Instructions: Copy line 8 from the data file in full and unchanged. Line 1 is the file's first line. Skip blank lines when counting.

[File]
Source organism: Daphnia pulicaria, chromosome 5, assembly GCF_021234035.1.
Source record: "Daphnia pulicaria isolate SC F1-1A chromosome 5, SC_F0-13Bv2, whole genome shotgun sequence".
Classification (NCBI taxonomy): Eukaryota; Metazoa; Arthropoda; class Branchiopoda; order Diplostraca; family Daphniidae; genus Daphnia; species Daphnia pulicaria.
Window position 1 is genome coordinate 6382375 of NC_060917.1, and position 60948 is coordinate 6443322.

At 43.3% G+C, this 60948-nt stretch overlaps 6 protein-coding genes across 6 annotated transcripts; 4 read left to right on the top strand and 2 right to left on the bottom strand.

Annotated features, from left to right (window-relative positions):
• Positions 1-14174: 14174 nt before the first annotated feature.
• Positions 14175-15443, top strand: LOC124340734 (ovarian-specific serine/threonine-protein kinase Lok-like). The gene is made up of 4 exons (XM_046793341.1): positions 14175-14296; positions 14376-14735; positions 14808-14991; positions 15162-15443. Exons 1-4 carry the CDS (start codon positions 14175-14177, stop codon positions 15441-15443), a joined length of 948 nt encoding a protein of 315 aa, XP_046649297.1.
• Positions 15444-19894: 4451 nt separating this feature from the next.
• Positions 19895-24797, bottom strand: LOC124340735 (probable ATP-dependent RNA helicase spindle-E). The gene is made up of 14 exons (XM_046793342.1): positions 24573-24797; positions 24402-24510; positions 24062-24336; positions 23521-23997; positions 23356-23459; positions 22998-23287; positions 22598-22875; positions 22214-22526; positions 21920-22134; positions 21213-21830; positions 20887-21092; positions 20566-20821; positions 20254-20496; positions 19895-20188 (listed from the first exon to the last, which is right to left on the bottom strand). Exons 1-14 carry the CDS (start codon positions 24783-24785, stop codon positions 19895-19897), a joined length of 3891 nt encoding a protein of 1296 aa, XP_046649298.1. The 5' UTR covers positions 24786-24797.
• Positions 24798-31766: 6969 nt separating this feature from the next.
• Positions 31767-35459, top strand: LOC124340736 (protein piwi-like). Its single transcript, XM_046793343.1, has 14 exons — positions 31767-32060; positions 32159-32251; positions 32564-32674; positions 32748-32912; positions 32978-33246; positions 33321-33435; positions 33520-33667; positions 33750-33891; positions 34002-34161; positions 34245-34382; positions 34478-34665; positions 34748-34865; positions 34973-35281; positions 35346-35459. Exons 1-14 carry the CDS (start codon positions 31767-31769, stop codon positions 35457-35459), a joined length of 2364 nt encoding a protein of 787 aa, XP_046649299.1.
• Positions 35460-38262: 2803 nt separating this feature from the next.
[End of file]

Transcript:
• Positions 14175-15443, top strand: LOC124340734 (ovarian-specific serine/threonine-protein kinase Lok-like). The gene is made up of 4 exons (XM_046793341.1): positions 14175-14296; positions 14376-14735; positions 14808-14991; positions 15162-15443. Exons 1-4 carry the CDS (start codon positions 14175-14177, stop codon positions 15441-15443), a joined length of 948 nt encoding a protein of 315 aa, XP_046649297.1.